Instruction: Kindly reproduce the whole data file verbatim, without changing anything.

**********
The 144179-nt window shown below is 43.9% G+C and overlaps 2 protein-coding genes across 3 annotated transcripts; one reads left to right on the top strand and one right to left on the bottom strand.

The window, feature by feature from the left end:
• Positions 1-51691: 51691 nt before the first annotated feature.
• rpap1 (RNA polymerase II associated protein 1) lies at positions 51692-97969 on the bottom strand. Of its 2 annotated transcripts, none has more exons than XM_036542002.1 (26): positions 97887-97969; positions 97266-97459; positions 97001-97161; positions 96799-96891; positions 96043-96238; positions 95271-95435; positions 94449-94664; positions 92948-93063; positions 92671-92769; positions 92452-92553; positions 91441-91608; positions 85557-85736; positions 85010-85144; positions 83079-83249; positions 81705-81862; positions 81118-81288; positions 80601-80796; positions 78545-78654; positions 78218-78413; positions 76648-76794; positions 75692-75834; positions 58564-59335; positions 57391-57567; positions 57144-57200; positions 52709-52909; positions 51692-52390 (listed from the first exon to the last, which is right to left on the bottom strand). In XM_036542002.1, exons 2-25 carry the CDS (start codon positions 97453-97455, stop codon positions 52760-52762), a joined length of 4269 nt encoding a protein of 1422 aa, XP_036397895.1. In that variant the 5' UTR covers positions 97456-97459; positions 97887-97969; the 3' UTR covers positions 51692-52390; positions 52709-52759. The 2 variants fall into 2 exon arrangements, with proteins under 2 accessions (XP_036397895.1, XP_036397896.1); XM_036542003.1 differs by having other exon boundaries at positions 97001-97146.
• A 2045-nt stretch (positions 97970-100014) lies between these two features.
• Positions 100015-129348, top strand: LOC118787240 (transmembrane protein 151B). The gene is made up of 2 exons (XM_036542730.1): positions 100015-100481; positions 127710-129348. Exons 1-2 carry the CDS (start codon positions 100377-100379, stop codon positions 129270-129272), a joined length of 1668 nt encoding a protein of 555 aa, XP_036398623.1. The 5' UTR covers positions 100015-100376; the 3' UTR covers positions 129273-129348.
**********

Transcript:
The 144179-nt window shown below is 43.9% G+C and overlaps 2 protein-coding genes across 3 annotated transcripts; one reads left to right on the top strand and one right to left on the bottom strand.

The window, feature by feature from the left end:
• Positions 1-51691: 51691 nt before the first annotated feature.
• rpap1 (RNA polymerase II associated protein 1) lies at positions 51692-97969 on the bottom strand. Of its 2 annotated transcripts, none has more exons than XM_036542002.1 (26): positions 97887-97969; positions 97266-97459; positions 97001-97161; positions 96799-96891; positions 96043-96238; positions 95271-95435; positions 94449-94664; positions 92948-93063; positions 92671-92769; positions 92452-92553; positions 91441-91608; positions 85557-85736; positions 85010-85144; positions 83079-83249; positions 81705-81862; positions 81118-81288; positions 80601-80796; positions 78545-78654; positions 78218-78413; positions 76648-76794; positions 75692-75834; positions 58564-59335; positions 57391-57567; positions 57144-57200; positions 52709-52909; positions 51692-52390 (listed from the first exon to the last, which is right to left on the bottom strand). In XM_036542002.1, exons 2-25 carry the CDS (start codon positions 97453-97455, stop codon positions 52760-52762), a joined length of 4269 nt encoding a protein of 1422 aa, XP_036397895.1. In that variant the 5' UTR covers positions 97456-97459; positions 97887-97969; the 3' UTR covers positions 51692-52390; positions 52709-52759. The 2 variants fall into 2 exon arrangements, with proteins under 2 accessions (XP_036397895.1, XP_036397896.1); XM_036542003.1 differs by having other exon boundaries at positions 97001-97146.
• A 2045-nt stretch (positions 97970-100014) lies between these two features.
• Positions 100015-129348, top strand: LOC118787240 (transmembrane protein 151B). The gene is made up of 2 exons (XM_036542730.1): positions 100015-100481; positions 127710-129348. Exons 1-2 carry the CDS (start codon positions 100377-100379, stop codon positions 129270-129272), a joined length of 1668 nt encoding a protein of 555 aa, XP_036398623.1. The 5' UTR covers positions 100015-100376; the 3' UTR covers positions 129273-129348.